"Training Ground"

 

     This is going to date a lot of us—and kids: if you're reading the Messenger today, you certainly should know about Johnny Unitas and I have two things to say about that: Johnny Unitas is worth knowing, and not everything valuable in life orbits around your generation. So...try to remember that. 

People still call Johnny "U" "the greatest quarterback that ever played." He played for seventeen years (1956-1973) and he set all kinds of records that professionals today are still trying to break. 

But what I didn't realize is how much hardship he endured, almost all his life, until he finally became such a legendary hero. 

When he was five, his father died. All through his childhood, his mother worked two jobs, just to make ends meet. Johnny entered high school as such a scrawny little kid that he barely made the football team—sat on the bench almost all that first year. 

When Johnny tried to play college ball, things didn't go much better. Notre Dame turned him down. (Ouch!) He was offered a scholarship to Pittsburgh University but failed the entrance exam. He finally wound up playing for Louisville. 

There was nothing spectacular about his college play. When the Pittsburgh Steelers finally picked him up, he was the 102nd pick in the ninth round of the draft. Still, that was a start for him...

...or so he thought. He never did, in fact, start; never even made it to the season that year. He was cut from the team before the summer ended. So Johnny went to work at construction jobs and, for years, he played semi-pro in his spare time. 

But then one year, a letter arrived at the office of the Baltimore Colts. Some nameless semi-pro fan was extolling this kid and how well he was throwing the ball. Well, the Colts sent a scout, and the scout was impressed, so they decided to give him a chance. He started that year with a $7,000 contract. (Don't you miss the old, sane days?)  $7,000 "if",  that is, he survived the entire season. 

But Johnny Unitas barely survived the first game! His very first pass was an interception, and in the next few minutes, he fumbled the ball twice. 

There was, however, one thing about Johnny "U", that everyone learned to admire. He knew how to persevere. He would never get discouraged and he certainly would not quit!

He went on to play for the Baltimore Colts for 17 years. He won three pre-Super Bowl championship games—'58, '59, and '68—and then Super Bowl V in 1970. The NFL has labeled his 1958 championship game the "greatest game in the history of the league". Twice he was voted the greatest quarterback in history; three-time NFL Most Valuable Player; NFL Man of the Year in 1970, five-time First-Team All-Pro quarterback; ten total Pro-Bowl games; records for passing yardage, records for passing touchdowns. There was one point in his earliest years when he went on a streak for four straight years throwing a touchdown pass in every single game! Johnny Unitas was just incredible! A few pros are beating his records now, but it has been a long, tough haul getting there!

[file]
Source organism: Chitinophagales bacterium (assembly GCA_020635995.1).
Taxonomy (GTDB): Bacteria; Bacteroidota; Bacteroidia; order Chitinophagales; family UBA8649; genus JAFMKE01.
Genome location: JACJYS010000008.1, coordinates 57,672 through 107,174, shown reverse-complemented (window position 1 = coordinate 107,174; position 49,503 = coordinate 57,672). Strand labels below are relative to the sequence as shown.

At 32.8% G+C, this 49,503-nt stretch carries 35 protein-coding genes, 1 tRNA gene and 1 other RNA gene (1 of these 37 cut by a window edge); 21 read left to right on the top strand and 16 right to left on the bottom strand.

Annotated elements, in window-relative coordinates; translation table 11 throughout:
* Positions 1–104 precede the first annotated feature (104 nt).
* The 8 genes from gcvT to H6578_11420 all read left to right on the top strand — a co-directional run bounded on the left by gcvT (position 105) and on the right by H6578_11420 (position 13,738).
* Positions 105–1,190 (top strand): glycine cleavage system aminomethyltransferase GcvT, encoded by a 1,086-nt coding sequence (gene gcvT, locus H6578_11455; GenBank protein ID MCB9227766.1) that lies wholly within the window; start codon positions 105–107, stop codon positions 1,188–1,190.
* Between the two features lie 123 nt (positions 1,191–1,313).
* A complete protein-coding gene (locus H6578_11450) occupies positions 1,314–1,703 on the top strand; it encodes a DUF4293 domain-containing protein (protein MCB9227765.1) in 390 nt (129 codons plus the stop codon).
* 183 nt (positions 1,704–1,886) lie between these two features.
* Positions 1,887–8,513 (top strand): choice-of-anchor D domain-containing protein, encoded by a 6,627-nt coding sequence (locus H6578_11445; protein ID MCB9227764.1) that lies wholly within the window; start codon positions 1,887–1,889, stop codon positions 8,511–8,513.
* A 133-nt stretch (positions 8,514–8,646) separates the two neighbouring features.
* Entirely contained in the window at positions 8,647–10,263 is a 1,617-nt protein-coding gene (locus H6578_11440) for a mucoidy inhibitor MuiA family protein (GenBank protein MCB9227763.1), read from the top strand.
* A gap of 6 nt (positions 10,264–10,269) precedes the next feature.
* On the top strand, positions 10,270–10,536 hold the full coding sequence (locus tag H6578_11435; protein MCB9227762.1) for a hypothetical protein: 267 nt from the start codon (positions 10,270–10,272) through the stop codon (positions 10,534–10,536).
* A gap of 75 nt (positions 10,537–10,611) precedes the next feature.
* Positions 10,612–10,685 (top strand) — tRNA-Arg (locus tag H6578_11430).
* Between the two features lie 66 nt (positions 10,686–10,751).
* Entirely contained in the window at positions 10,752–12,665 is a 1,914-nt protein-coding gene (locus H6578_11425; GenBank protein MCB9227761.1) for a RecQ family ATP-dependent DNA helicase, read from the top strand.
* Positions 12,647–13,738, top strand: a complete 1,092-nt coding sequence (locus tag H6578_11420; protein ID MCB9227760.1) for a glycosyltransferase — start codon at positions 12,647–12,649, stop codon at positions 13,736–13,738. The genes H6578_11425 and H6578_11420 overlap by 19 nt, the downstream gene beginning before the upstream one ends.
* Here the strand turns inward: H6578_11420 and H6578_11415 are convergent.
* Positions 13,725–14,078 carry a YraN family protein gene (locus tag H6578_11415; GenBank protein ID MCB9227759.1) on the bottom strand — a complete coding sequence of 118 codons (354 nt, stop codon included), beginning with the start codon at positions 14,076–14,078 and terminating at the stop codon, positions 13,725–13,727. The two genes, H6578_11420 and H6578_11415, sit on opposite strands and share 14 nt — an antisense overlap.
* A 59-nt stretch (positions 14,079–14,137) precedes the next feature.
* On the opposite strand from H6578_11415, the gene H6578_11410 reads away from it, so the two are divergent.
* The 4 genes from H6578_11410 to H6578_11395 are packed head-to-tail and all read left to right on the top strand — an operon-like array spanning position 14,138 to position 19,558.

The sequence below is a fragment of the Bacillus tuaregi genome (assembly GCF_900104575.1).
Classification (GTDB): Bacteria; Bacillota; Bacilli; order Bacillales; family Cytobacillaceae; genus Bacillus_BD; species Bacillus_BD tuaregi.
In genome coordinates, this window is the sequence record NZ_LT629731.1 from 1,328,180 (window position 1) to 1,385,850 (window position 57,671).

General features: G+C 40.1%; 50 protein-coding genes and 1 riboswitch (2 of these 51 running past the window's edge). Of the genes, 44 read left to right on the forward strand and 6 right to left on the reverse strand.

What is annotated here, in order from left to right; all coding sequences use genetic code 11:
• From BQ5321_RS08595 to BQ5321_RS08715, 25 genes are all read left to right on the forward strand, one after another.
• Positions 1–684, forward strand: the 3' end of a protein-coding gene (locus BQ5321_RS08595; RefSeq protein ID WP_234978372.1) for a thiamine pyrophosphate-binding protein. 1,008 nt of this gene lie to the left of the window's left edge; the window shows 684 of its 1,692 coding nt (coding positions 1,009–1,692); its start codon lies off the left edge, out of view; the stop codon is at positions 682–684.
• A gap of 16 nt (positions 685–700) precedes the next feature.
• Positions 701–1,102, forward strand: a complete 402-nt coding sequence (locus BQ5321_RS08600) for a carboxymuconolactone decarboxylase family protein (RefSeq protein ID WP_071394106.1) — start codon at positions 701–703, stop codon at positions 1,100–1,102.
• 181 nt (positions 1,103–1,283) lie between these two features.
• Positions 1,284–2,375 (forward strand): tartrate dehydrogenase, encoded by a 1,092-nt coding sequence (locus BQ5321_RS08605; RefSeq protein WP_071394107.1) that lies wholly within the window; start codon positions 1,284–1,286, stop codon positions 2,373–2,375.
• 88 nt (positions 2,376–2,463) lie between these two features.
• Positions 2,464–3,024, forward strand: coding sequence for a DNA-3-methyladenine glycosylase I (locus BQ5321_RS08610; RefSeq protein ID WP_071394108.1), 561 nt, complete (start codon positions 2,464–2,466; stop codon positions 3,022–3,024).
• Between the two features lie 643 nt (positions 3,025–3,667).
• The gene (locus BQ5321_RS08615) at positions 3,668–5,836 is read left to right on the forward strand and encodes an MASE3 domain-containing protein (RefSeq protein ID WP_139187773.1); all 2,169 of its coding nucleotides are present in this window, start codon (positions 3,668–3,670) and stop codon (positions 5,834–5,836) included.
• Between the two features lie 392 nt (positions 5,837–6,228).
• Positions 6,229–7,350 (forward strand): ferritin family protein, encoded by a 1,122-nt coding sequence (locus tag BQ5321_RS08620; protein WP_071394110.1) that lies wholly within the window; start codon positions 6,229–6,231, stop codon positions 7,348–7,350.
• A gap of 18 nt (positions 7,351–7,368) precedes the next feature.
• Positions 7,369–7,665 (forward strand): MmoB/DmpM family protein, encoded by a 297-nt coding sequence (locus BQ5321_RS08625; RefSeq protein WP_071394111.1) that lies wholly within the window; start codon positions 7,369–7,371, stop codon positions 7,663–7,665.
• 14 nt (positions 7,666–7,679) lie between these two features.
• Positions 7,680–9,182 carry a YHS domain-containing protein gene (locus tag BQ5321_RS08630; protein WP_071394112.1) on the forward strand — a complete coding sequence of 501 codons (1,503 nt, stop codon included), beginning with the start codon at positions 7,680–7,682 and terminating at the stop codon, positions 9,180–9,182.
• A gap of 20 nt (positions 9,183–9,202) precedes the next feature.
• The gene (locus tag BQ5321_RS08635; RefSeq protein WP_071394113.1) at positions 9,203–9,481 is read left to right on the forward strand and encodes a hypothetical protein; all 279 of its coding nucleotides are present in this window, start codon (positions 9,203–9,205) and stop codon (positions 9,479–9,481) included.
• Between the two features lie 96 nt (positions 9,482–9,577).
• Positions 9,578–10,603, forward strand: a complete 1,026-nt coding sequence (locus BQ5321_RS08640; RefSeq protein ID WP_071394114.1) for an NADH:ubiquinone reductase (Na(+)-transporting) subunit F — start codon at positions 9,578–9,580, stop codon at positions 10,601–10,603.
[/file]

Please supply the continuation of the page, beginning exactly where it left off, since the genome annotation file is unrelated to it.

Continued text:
Here's the thing: Johnny Unitas would be the first to tell you that those years of heartache, hardship, and defeat were what "trained" him and made him the champion he is. 

You know? I believe every Christian needs to understand that. In fact, that is exactly what James was talking about when he wrote those words in his Epistle: 

"Count it all joy, my brothers, when you fall into various trials, knowing that the testing of your faith produces patience, and let patience have its perfect work, that you may be perfect and complete, lacking nothing."  

James 1: 2-4

Here are a couple of thoughts on this wonderful passage...

First of all, I love how he doesn't say "if you fall into various trials". No, no. It's "when"! The Bible never 'coddles', does it?

And I like how he calls it "a joy". He doesn't call it "a pleasure". There is nothing "pleasant" about heartaches and hardships. "No discipline seems pleasant at the time, but painful..." writes the author to the Hebrews, remember? (Heb 12:11). But Christians somehow find "joy" even when things are "unpleasant". There is a  deep and abiding sense of well-being that comes with the knowledge that we are loved by the Father. 

Notice that it is a "test". That's important too.  "...the testing of your faith..." Believe it or not, that's one of the reasons for the "joy". Want to know why? Because you're going to pass the test! That's why! It's always a joy to pass a test. 

That test is proving your faith. It is proving that you persevere. It is proving that you are mature. And it is proving that you are like Christ! 

Listen dear faithful OT: I know we're in the midst of a great time of trials. But James is telling you here that your present situation is "training ground"! You're being "trained", dear Christian—did you know?—"toughened" and "perfected" for something great up ahead! Let it happen dear ones! God is making you a "champion", and what great reward that will bring! 

Oh, this wonderful Book of Acts! 

 

See you Sunday!                                 RAS 

 

"Counted Worthy"
The Miracle of 1864